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Occidental Petroleum cuts JPMorgan’s rare underweight rating



Occidental Petroleum

Occidental Petroleum’s stock fell on Wednesday after the company received a rare bearish rating from JP Morgan Chase analyst Phil Gresh, who cited concerns about the price of oil needed to cover capital expenditures.

Gresh downgraded the oil and gas exploration and production company OXY’s rating,
-3.87%
He was underweight and raised his rating to neutral four months ago. Among the companies covered by JP Morgan Chase, only 14% of the stocks are rated as “underweight”, while 6 of the 26 analysts surveyed by FactSet rated the West as “sell”.

The downgrade came after Occidental Petroleum reported on Monday evening that the company’s rating was downgraded after its third-quarter loss exceeded expectations due to a more-than-expected decline in revenue. This is the fourth time in the past five quarters that the company has not met its final expectations.

Gresh said he was still “satisfied” with the “debt maturity barrier issue”, which was a factor in his previous escalation. However, the guidance proposed by CEO Vicki Hollub in 2021 pointed out that to achieve “break-even” free cash flow, maintaining capital expenditure requires a “$30 higher” oil price “than our model Not bad”. He said the guidance would mean that West Texas Intermediate (WTI) prices as low as $40 would need to be paid for preferred stock dividends.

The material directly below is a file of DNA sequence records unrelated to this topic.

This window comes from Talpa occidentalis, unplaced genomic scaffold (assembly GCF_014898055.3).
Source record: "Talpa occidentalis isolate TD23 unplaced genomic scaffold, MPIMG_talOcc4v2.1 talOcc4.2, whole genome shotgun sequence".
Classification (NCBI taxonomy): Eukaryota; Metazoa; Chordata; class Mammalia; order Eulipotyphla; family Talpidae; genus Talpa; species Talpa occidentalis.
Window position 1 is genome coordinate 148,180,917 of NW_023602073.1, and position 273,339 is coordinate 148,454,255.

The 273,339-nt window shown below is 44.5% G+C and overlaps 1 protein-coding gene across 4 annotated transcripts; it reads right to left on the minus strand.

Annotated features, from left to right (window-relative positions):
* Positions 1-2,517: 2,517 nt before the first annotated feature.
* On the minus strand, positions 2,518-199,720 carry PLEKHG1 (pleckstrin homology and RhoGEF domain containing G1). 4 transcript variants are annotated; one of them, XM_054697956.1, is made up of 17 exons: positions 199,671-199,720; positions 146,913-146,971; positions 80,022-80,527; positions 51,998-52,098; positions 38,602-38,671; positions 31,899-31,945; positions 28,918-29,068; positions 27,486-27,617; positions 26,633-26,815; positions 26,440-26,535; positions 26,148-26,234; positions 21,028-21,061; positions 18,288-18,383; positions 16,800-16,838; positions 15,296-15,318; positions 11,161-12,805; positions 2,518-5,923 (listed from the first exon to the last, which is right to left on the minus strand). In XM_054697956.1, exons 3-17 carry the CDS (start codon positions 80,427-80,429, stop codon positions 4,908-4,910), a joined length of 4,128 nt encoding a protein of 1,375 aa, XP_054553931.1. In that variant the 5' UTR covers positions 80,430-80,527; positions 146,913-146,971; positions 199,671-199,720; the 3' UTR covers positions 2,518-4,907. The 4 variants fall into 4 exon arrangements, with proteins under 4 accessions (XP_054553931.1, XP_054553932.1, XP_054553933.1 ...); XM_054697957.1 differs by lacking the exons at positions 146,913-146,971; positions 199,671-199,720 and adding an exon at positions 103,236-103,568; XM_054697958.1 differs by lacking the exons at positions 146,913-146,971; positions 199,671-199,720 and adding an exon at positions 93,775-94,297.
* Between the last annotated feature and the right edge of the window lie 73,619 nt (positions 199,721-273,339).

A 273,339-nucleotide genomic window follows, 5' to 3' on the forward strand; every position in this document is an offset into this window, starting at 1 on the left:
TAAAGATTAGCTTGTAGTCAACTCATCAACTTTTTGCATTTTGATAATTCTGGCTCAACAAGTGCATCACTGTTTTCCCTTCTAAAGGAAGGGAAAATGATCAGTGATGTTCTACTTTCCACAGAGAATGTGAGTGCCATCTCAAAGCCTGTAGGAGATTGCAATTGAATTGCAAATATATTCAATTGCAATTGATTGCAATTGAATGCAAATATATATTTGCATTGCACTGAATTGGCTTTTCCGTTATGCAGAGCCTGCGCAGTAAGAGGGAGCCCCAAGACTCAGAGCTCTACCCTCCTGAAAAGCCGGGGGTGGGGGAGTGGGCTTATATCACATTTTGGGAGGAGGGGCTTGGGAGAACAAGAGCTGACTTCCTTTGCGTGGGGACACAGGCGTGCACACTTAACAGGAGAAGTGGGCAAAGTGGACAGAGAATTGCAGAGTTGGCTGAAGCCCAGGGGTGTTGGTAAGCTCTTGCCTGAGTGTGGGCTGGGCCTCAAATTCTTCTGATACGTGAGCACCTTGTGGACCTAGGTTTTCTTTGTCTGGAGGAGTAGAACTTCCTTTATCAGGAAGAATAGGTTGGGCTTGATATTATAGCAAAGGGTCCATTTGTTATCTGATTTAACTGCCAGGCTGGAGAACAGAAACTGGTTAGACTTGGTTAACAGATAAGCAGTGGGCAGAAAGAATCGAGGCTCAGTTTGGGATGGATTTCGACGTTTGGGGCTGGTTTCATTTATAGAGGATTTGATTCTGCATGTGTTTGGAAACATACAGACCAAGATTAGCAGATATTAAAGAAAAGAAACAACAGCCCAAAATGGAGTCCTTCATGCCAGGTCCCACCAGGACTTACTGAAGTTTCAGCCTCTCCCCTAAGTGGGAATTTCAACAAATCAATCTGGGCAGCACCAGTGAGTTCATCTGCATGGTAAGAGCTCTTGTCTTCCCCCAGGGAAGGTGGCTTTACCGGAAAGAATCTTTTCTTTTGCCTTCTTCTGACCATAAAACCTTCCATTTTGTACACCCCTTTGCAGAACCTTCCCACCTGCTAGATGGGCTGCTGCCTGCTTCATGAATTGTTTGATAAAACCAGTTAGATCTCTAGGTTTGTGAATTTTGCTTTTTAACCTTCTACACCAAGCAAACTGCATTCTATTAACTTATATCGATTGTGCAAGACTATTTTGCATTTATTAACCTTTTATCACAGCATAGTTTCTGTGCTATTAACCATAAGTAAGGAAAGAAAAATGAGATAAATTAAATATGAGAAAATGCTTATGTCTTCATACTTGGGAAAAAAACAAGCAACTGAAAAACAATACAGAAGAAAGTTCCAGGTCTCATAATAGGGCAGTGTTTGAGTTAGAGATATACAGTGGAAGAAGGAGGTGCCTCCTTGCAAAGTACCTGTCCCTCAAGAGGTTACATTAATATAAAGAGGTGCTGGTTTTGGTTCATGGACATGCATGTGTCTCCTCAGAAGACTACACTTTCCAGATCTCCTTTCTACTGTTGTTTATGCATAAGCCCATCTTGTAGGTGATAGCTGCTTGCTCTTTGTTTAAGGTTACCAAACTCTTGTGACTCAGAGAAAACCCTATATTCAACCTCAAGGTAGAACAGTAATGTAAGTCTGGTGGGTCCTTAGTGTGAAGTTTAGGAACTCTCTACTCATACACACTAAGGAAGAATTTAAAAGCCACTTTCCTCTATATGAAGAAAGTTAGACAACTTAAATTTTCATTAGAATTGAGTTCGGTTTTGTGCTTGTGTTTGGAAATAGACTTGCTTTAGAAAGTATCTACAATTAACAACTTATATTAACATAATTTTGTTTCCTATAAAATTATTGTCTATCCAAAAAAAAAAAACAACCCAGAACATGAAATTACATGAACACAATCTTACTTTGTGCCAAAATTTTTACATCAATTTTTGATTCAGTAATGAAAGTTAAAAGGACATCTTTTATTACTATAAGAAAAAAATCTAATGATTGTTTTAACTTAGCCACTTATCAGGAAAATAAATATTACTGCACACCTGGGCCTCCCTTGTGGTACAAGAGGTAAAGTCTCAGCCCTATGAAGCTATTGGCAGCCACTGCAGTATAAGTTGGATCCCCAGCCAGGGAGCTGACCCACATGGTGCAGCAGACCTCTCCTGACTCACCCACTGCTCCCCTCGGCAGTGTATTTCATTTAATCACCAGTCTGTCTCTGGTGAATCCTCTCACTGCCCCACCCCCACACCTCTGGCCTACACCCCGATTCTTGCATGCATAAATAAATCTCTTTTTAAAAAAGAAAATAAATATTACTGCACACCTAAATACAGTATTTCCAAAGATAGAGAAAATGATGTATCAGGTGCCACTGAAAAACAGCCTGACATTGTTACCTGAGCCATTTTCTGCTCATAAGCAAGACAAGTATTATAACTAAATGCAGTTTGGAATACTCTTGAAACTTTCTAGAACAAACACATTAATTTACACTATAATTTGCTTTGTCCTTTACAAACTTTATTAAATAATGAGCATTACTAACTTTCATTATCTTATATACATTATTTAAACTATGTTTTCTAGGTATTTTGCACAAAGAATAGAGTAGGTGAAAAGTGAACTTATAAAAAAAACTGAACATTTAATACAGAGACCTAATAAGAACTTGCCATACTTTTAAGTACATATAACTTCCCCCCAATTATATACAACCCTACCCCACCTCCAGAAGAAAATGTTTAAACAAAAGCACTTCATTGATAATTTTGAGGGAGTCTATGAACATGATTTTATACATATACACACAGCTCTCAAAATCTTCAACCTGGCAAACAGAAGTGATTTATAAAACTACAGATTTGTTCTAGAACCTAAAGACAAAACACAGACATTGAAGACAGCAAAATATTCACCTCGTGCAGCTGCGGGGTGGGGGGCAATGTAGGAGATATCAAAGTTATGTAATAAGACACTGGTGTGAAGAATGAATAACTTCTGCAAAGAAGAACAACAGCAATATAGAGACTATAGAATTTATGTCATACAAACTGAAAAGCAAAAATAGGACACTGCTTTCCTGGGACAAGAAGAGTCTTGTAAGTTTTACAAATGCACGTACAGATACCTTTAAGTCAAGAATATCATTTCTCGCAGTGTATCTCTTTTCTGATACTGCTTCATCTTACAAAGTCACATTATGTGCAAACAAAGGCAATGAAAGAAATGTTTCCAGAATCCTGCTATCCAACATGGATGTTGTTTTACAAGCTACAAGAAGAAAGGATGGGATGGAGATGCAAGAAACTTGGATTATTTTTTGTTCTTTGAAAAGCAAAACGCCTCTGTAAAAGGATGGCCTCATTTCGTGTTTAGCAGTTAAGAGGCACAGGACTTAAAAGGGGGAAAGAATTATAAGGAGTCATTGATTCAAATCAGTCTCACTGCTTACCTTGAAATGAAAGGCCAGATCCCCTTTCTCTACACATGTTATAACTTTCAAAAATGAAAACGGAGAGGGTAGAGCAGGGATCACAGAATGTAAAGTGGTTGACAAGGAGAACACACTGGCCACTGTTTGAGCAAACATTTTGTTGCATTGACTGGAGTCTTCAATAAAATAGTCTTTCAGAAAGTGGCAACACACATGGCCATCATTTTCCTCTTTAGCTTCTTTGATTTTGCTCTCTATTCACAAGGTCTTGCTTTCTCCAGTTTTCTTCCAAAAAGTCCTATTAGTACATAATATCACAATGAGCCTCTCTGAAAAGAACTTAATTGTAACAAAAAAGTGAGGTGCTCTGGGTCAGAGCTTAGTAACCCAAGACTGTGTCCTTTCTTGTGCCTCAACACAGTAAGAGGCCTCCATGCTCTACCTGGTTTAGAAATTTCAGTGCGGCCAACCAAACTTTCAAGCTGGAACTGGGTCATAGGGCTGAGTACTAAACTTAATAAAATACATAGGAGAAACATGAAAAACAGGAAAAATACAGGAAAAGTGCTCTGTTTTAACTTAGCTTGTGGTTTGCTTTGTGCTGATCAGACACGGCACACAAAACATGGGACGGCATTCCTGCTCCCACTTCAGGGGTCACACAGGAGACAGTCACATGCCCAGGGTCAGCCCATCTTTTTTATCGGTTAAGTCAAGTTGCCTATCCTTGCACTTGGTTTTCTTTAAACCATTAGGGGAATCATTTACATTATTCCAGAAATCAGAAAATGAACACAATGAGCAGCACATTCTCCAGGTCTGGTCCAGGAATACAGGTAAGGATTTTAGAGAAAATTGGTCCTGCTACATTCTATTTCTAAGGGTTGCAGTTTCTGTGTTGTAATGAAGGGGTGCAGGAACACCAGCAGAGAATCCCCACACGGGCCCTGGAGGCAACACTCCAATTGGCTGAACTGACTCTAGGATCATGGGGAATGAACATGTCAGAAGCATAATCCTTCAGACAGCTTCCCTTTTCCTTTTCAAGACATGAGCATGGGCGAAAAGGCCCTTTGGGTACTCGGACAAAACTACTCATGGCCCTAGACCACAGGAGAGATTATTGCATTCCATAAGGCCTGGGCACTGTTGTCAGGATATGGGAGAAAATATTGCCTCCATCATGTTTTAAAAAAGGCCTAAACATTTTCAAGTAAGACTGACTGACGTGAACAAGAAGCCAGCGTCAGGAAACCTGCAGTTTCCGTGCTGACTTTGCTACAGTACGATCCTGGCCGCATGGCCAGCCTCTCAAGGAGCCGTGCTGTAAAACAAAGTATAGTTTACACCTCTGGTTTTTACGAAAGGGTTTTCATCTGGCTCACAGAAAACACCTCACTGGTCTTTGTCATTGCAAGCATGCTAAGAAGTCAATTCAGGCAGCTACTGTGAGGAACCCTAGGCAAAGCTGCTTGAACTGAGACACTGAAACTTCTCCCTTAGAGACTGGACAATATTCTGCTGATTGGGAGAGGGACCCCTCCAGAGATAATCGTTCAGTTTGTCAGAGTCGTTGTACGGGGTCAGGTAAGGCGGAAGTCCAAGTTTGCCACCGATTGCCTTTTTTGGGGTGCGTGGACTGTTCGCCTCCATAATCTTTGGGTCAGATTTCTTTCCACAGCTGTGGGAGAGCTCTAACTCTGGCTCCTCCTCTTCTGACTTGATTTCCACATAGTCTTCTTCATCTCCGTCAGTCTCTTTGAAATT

Occidental Petroleum’s stock fell 2.8% in midday trading. Throughout Tuesday, when it closed at a 10-week high, the stock had soared 39.4% since closing at a 20-year low of $8.88 on October 28. At the same time, crude oil futures CL00
+ 0.45%
It rose 2.1% in midday trading on Wednesday to a 10-week high and has risen 12.9% since October 28.

The company also stated that it should not expect other large asset sales plans to repay debt.

Occidental Petroleum disclosed in its tenth quarter financial report submitted to the US Securities and Exchange Commission that as of September 30, its long-term debt was $35.9 billion, while Occidental’s market value was $11.2 billion. In contrast, Exxon Mobil Corp. XOM,
-1.05%
The company said that as of September 30, its long-term debt was $46.89 billion, but Exxon Mobil’s market value was $155.51 billion.

Moody’s Investors Service has set the credit rating of Western Credit as Ba2, which is two levels of speculation or “junk” to reflect the company’s acquisition of Anadarko Petroleum Corp. last year. “Extremely high debt levels.”

JP Morgan’s Gresh said that based on free cash flow/corporate value, the valuation of stocks in Western countries looks “expensive,” especially given their high debt levels.

He concluded that Occidental Petroleum’s stock is mainly an “oil beta story”, which means betting on oil prices.

“[W]e believes that there are other stocks that have enough oil beta and less debt, and they have similar exposure in the 2021 COVID-19 recovery transaction,” Gresh wrote in a report to customers.

He said that the main risk of his bearish view on stocks is the rise in oil prices, but he believes that oil prices must rise above $60 a barrel.

So far, Occidental Petroleum’s share price has plummeted by 70.8%, while the exchange traded fund XLE of the SPDR Energy Select Division,
-0.99%
Fell 43.7%, the S&P 500 index SPX fell,
+ 0.76%
Has risen by 10.6%.


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